Accommodation and Compliance Series:
Employees with Chronic Pain
JAN’s Accommodation and Compliance Series is designed to help employers determine effective accommodations and comply with Title I of the Americans with Disabilities Act (ADA). Each publication in the series addresses a specific medical condition and provides information about the condition, ADA information, accommodation ideas, and resources for additional information.
The Accommodation and Compliance Series is a starting point in the accommodation process and may not address every situation. Accommodations should be made on a case by case basis, considering each employee’s individual limitations and accommodation needs. Employers are encouraged to contact JAN to discuss specific situations in more detail.
For information on assistive technology and other accommodation ideas, visit JAN's Searchable Online Accommodation Resource (SOAR) at http://AskJAN.org/soar.
How prevalent is chronic pain?
Chronic pain has been said to be the most costly health problem in America. According to a recent USA TODAY/ABC News/Stanford University Medical Center poll, almost one in five Americans suffer from chronic pain (Sternberg, 2005).
What is chronic pain?
While acute pain is a normal sensation triggered in the nervous system to alert you to possible injury and the need to take care of yourself, chronic pain is different. Chronic pain persists. Pain signals keep firing in the nervous system for weeks, months, even years (National Institute of Neurological Disorders and Stroke, 2011).
What are the symptoms of chronic pain?
Living with chronic pain can lead to loss of appetite, depression, and exhaustion. The pain associated with chronic pain usually overwhelms all other symptoms.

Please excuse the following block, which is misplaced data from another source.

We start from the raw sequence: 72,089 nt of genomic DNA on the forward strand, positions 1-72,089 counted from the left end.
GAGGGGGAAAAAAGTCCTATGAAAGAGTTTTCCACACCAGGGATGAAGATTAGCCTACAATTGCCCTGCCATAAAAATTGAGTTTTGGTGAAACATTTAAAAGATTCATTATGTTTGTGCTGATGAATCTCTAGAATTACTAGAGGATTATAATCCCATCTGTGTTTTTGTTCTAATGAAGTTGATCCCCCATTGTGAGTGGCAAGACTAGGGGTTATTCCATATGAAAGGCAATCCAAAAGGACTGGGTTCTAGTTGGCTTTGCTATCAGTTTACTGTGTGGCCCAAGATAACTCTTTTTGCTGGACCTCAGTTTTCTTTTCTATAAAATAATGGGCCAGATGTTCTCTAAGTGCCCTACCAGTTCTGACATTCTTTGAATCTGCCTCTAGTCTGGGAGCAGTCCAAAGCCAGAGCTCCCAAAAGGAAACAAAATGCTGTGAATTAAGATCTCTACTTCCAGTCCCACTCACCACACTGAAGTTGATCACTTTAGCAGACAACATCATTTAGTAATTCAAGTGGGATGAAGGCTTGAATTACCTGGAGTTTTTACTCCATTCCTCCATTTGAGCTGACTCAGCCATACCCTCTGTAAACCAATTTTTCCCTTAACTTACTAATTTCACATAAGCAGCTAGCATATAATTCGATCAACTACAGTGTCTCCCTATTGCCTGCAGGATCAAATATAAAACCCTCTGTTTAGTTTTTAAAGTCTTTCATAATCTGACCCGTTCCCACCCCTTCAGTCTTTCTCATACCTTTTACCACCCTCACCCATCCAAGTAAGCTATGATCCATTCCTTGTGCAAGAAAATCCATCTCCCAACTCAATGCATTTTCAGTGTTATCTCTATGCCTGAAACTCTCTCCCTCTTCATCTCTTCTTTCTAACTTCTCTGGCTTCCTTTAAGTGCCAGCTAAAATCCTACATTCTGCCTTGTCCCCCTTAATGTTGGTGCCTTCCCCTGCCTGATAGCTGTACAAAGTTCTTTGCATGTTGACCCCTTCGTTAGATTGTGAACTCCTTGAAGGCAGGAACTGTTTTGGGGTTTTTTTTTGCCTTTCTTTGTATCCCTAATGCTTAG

What causes chronic pain?
Chronic pain can be caused by headaches, low back pain, cancer pain, arthritis pain, neurogenic pain (pain resulting from damage to the peripheral nerves or to the central nervous system itself), psychogenic pain (pain not due to past disease or injury or any visible sign of damage inside or outside the nervous system) (National Institute of Neurological Disorders and Stroke, 2011).
How is chronic pain treated?
Medications, acupuncture, local electrical stimulation, and brain stimulation, as well as surgery, are some treatments for chronic pain (National Institute of Neurological Disorders and Stroke, 2011). Depression is often associated with chronic pain and may need to be treated as a separate, but related, condition.
Is chronic pain a disability under the ADA?
The ADA does not contain a list of medical conditions that constitute disabilities. Instead, the ADA has a general definition of disability that each person must meet (EEOC Regulations . . ., 2011). Therefore, some people with chronic pain will have a disability under the ADA and some will not.
A person has a disability if he/she has a physical or mental impairment that substantially limits one or more major life activities, a record of such an impairment, or is regarded as having an impairment (EEOC Regulations . . . , 2011). For more information about how to determine whether a person has a disability under the ADA, visit http://AskJAN.org/corner/vol05iss04.htm.
Note: People with chronic pain may develop some of the limitations discussed below, but seldom develop all of them. Also, the degree of limitation will vary among individuals. Be aware that not all people with chronic pain will need accommodations to perform their jobs and many others may only need a few accommodations. The following is only a sample of the possibilities available. Numerous other accommodation solutions may exist.
Questions to Consider:
- What limitations is the employee with chronic pain experiencing?
- How do these limitations affect the employee and the employee’s job performance?
- What specific job tasks are problematic as a result of these limitations?
- What accommodations are available to reduce or eliminate these problems? Are all possible resources being used to determine possible accommodations?